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viewpoint

Time to end an unnecessary tradition

| Friday, November 4, 2016

Eminent Catholic thinker George Weigel recently argued that the Al Smith Dinner, an event that brings warring presidential candidates together to raise money for charity, has become outdated, a relic of “tribal Catholicism.” The dinner proudly proclaims, “[Catholics are] here; we’ve made it; see, we can deliver the two most important people in the country, a few weeks before the election.” Weigel sees this “moth-eaten, even somewhat sad” event as very problematic for the Church today, given that both Hillary Clinton and Donald Trump hold positions contrary to Catholic moral teaching.

In 1960, Notre Dame invited President Dwight Eisenhower to give the commencement address. Ever since, newly elected presidents have been invited to speak at graduation and have received an honorary degree. Having the president at commencement helped to raise the university’s profile beyond that of a football power to a preeminent academic institution.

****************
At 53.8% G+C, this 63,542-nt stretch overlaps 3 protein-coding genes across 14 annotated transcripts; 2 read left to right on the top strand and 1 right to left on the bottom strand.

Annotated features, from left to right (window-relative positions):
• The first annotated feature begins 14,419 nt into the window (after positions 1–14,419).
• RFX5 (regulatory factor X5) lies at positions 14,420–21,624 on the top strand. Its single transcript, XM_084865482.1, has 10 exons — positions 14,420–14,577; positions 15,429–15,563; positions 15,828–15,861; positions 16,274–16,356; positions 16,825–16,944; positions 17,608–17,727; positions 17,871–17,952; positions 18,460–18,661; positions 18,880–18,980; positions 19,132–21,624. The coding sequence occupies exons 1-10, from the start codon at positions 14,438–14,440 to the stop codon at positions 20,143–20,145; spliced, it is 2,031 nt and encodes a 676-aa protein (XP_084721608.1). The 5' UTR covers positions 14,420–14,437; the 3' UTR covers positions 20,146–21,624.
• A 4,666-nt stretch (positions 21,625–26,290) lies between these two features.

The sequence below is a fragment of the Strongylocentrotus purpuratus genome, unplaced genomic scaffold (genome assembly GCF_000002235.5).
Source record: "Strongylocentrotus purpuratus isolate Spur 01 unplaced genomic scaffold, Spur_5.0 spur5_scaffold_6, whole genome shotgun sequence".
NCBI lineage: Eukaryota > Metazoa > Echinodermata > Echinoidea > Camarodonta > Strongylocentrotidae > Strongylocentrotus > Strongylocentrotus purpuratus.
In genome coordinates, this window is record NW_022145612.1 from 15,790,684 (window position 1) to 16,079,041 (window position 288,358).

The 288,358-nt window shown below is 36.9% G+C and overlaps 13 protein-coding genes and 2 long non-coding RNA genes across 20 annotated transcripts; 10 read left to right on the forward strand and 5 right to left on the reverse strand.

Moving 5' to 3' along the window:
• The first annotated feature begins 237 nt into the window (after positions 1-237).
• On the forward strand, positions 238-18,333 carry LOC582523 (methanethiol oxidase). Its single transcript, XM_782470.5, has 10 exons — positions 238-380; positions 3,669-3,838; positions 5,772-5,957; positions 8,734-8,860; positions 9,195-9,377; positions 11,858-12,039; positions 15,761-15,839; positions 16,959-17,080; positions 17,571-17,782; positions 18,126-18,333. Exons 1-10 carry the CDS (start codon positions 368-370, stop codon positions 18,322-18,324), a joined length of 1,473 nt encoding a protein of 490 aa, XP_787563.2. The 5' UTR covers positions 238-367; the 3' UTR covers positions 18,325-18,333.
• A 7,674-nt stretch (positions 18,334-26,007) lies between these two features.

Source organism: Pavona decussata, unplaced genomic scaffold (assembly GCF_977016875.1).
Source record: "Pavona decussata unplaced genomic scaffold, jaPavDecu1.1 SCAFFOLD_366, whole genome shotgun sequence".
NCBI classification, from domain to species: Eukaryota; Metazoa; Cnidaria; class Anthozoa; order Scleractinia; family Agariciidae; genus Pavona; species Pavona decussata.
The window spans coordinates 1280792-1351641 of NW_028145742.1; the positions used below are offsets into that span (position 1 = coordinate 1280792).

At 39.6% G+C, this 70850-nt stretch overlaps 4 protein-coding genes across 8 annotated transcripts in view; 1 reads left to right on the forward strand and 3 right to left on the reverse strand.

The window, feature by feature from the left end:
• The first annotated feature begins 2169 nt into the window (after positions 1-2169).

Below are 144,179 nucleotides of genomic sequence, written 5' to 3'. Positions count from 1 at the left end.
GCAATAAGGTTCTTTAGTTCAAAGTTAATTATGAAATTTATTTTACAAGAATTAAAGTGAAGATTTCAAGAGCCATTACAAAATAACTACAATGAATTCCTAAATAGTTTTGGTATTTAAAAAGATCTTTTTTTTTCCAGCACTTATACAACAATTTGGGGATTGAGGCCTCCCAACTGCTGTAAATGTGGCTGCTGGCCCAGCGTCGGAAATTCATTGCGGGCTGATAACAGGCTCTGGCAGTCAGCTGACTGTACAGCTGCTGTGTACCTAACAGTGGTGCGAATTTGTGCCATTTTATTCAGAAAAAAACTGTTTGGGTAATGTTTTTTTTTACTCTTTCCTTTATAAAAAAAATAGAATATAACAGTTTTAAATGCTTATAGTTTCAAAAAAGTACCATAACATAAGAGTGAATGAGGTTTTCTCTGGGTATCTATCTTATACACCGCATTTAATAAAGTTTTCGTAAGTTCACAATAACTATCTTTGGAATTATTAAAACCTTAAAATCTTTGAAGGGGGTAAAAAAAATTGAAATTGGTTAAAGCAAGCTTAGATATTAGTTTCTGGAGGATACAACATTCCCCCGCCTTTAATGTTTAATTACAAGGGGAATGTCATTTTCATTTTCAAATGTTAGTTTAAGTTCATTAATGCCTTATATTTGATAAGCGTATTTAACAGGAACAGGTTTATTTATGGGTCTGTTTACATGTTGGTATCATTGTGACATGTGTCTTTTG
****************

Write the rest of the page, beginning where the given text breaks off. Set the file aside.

But like the Al Smith Dinner, this tradition has run stale. The University, like Catholics in general, has arrived. Notre Dame students and alumni can be proud that our university is regularly in the top 20 of the U.S. News & World Report’s college rankings and employs many eminent scholars.

Unfortunately, as became clear with President Barack Obama’s 2009 commencement address, this tradition put the nation’s most important Catholic university in the terrible position of giving an award to a politician terribly out of step with basic Catholic beliefs about the sanctity of all life.

Clinton and Trump, as church leaders like Archbishop Charles Chaput have pointed out, are fundamentally opposed to such Catholic moral positions as the right to life and immigration policies. As Archbishop Chaput’s friend put it so well, 2016’s choice is between “a vulgar, boorish lout and disrespecter of women, with a serious impulse control problem; or a scheming, robotic liar with a lifelong appetite for power and an entourage riddled with anti-Catholic bigots.”

To avoid associating itself with either of these awful candidates, the University’s leaders should prayerfully consider ending, ideally before the general election on Nov. 8, its now worn-out tradition of inviting newly elected presidents to campus.

 

William Kurtz

Class of 2006

Nov. 3

The views expressed in this Letter to the Editor are those of the author and not necessarily those of The Observer.

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